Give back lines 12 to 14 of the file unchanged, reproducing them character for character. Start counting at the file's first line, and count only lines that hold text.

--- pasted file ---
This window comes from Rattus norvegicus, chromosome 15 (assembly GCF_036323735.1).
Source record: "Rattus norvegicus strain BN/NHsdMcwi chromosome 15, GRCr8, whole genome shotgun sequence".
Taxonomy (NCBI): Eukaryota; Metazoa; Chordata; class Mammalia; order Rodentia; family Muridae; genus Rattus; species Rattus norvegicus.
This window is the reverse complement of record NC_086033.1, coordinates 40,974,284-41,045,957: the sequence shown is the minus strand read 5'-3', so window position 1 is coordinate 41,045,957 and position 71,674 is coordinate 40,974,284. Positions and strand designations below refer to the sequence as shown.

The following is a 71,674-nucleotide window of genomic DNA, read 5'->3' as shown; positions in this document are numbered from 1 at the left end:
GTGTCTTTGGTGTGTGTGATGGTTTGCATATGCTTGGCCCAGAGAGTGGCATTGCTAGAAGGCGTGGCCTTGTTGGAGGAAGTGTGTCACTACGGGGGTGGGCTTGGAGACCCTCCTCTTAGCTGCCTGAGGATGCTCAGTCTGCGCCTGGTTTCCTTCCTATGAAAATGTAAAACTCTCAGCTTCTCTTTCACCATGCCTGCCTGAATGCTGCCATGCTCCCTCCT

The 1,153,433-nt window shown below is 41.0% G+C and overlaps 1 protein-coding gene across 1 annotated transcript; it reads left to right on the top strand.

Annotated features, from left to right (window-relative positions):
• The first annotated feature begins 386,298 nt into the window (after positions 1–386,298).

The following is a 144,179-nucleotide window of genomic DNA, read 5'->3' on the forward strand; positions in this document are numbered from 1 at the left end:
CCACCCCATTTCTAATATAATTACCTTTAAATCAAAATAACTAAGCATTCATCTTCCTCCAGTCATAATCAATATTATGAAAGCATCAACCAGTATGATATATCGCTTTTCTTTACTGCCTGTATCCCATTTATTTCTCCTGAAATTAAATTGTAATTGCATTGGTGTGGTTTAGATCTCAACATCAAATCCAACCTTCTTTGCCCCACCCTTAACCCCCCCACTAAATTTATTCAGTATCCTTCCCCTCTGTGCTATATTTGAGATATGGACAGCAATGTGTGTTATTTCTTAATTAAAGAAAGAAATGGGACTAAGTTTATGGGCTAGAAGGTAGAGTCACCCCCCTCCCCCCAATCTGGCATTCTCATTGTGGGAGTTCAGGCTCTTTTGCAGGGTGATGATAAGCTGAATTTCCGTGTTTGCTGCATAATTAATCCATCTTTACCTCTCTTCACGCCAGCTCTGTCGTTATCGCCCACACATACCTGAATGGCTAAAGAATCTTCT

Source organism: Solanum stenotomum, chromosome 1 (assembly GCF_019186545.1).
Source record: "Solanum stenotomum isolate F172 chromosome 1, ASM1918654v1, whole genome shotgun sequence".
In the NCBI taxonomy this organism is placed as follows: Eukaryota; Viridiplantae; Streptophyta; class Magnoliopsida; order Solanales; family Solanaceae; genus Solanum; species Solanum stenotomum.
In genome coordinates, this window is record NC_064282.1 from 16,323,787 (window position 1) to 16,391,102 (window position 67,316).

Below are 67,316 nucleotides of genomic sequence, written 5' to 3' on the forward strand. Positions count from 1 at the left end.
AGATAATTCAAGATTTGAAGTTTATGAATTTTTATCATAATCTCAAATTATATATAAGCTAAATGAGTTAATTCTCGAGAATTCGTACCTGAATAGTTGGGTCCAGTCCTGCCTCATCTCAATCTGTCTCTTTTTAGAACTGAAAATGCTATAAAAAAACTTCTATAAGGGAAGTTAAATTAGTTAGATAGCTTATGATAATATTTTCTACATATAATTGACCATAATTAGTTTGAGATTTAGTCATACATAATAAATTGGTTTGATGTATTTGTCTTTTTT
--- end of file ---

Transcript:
Source organism: Solanum stenotomum, chromosome 1 (assembly GCF_019186545.1).
Source record: "Solanum stenotomum isolate F172 chromosome 1, ASM1918654v1, whole genome shotgun sequence".
In the NCBI taxonomy this organism is placed as follows: Eukaryota; Viridiplantae; Streptophyta; class Magnoliopsida; order Solanales; family Solanaceae; genus Solanum; species Solanum stenotomum.